Thursday, October 30, 2008

What is a Charrette?

A funny word, sure, but what else?

The term charrette comes from the French, meaning "little cart." The word’s origins are traced to an art school tradition from 19th century Paris. A cart was sent around to students’ studios to collect work to be graded by professors. Like most students, these artists and architects in training worked until the last minute and often followed the charrette through the streets making finishing touches on their work as the cart rumbled towards judgment.

The idea has been refined by architects to indicate a process on a fast-track, undertaken in the presence of their clients. New Urbanist planning teams formalized the technique, creating a multi-day format with built-in feedback opportunities for both clients and the public. Now charrettes have become the processes of choice for many planners faced with complex, controversial projects on a tight deadline.

By involving everyone who can enable or block decisions and by committing to produce actionable plans within a set timeframe, charrettes can save months – even years – of tedious back-and-forth negotiations and redesign. They also provide an experience that’s increasingly rare for most people: they get to be involved in something organized especially to listen to their ideas and to act on them immediately.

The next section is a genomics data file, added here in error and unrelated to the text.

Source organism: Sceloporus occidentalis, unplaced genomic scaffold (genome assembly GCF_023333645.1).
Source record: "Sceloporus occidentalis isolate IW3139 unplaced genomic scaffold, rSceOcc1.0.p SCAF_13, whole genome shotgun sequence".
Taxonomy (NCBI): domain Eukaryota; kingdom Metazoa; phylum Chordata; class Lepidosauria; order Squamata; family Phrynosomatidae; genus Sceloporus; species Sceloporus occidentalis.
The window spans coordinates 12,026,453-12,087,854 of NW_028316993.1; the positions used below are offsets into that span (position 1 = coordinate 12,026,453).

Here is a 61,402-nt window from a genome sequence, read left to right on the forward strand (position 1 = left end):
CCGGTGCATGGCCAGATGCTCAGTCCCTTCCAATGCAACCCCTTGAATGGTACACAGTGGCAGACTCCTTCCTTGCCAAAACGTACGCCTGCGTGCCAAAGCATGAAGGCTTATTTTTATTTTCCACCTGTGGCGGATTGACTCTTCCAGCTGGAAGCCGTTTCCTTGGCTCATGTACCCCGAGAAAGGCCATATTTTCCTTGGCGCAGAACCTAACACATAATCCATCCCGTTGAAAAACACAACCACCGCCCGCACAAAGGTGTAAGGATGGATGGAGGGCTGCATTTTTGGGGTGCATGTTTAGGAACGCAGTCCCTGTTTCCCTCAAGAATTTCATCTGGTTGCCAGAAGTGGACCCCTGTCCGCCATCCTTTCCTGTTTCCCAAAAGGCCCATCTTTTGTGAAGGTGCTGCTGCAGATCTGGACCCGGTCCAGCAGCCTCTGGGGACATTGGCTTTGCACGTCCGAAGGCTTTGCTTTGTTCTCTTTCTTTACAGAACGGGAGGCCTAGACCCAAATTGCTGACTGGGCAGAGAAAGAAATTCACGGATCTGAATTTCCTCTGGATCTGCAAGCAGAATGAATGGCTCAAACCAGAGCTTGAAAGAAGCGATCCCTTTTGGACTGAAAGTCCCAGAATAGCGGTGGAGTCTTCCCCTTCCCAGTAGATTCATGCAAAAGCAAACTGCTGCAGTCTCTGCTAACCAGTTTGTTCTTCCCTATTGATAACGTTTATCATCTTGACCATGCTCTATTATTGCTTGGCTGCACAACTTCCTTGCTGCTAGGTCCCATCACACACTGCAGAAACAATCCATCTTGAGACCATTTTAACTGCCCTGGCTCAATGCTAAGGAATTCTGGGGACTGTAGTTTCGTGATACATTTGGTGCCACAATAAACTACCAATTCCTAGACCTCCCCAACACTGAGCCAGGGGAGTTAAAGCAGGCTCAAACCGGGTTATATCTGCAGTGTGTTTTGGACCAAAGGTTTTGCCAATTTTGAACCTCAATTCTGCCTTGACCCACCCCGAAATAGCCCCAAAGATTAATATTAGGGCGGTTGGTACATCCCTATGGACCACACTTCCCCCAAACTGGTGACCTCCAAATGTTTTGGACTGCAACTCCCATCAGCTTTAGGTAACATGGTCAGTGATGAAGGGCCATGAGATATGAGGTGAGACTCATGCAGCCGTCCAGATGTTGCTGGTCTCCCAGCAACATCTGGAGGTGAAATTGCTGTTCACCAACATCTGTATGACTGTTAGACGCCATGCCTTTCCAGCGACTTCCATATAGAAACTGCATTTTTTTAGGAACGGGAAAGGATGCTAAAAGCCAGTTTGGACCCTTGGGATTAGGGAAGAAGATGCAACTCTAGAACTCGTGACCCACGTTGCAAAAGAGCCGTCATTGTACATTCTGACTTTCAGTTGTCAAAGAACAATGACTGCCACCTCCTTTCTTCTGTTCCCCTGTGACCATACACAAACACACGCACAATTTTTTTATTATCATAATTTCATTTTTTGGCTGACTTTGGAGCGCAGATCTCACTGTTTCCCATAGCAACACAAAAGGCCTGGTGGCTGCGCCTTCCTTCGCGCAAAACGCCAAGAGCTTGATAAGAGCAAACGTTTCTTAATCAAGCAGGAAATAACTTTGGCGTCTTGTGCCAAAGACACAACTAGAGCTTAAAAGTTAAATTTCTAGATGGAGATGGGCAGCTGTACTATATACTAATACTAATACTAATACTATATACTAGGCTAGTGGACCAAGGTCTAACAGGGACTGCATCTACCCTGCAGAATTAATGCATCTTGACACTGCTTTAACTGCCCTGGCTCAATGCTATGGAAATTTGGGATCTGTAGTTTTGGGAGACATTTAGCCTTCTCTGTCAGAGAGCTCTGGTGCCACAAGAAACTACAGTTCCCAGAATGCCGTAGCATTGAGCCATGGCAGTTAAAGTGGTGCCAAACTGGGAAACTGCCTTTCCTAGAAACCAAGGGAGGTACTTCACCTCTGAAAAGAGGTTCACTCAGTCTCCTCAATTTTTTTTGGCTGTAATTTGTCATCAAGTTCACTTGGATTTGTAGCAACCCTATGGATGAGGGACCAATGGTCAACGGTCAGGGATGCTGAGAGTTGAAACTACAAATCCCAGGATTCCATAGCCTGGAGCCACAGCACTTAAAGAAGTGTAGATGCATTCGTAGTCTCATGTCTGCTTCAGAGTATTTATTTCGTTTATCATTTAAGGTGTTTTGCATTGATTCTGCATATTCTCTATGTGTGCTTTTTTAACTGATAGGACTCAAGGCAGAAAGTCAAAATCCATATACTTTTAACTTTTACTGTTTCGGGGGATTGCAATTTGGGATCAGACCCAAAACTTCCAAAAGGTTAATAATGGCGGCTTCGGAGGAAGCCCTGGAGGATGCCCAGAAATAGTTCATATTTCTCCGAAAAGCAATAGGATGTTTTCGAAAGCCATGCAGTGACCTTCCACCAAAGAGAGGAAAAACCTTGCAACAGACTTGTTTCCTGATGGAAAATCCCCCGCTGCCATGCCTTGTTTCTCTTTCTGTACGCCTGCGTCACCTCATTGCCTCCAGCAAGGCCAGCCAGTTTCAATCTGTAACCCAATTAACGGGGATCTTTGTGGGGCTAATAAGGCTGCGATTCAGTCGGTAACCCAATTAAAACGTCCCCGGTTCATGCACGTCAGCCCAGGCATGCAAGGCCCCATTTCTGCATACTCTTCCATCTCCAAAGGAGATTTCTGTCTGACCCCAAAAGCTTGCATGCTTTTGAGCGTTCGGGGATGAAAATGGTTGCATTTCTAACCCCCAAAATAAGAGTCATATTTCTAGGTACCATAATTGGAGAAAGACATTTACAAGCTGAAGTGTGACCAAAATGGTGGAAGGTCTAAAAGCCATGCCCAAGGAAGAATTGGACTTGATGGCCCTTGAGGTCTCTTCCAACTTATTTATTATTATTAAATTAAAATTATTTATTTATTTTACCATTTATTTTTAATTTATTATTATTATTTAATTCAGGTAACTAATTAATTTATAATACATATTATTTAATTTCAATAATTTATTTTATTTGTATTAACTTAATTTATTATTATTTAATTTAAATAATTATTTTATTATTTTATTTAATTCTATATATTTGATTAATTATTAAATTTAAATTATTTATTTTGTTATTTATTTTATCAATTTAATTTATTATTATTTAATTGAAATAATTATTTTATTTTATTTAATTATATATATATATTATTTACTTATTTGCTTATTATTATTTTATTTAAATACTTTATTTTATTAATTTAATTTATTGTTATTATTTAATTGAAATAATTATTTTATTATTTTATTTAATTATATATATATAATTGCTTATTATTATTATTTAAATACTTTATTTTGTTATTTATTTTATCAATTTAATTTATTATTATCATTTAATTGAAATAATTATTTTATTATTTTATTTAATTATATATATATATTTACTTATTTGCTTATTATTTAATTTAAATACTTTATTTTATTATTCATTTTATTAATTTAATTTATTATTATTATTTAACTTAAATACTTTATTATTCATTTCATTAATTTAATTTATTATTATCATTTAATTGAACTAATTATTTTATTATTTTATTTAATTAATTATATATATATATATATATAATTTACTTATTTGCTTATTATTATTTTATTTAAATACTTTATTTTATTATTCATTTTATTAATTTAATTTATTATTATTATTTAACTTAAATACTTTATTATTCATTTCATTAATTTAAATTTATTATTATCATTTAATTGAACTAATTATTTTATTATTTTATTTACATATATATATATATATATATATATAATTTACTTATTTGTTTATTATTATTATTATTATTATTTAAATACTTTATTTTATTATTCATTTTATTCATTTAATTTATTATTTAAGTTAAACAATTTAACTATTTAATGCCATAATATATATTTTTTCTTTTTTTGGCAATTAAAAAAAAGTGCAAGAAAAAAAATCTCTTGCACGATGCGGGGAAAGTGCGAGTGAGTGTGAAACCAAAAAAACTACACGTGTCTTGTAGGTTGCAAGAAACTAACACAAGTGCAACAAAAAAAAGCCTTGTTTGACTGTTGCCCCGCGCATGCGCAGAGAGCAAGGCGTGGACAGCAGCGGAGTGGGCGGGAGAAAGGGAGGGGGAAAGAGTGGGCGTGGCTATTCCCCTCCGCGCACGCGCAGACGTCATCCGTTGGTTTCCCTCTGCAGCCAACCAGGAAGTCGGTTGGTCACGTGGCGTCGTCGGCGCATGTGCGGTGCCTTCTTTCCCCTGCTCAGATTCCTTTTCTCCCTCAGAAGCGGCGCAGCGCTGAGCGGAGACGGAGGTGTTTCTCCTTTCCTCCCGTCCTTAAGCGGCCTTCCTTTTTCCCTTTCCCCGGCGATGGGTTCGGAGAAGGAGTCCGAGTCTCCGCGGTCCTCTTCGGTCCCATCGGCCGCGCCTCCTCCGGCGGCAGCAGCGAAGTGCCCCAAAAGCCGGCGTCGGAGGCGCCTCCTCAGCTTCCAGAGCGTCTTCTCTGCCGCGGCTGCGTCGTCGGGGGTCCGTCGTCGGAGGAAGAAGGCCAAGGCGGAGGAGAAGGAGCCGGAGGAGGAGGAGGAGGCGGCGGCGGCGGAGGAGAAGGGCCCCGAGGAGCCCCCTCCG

A charrette raises expectations. It builds enthusiasm. It draws clear lines of accountability. Because everyone knows who made the plan, everyone knows who’s responsible if it goes sour. When a developer or a government body chooses a charrette process, it means investing resources to assemble and support a team of experts through four to ten days of near round-the-clock work sessions and community discussions. It’s a leap of faith – in citizens, in the design team, in the process itself. But the potential rewards are great. The pay-off is not only in terms of time and money saved but in the pleasure of partnering with an entire community on a project everyone can be proud of. (Charrette description text courtesy of Ben Brown, PlaceMakers)

To download a copy of the Beaufort Comprehensive Plan Charrette Schedule, click here


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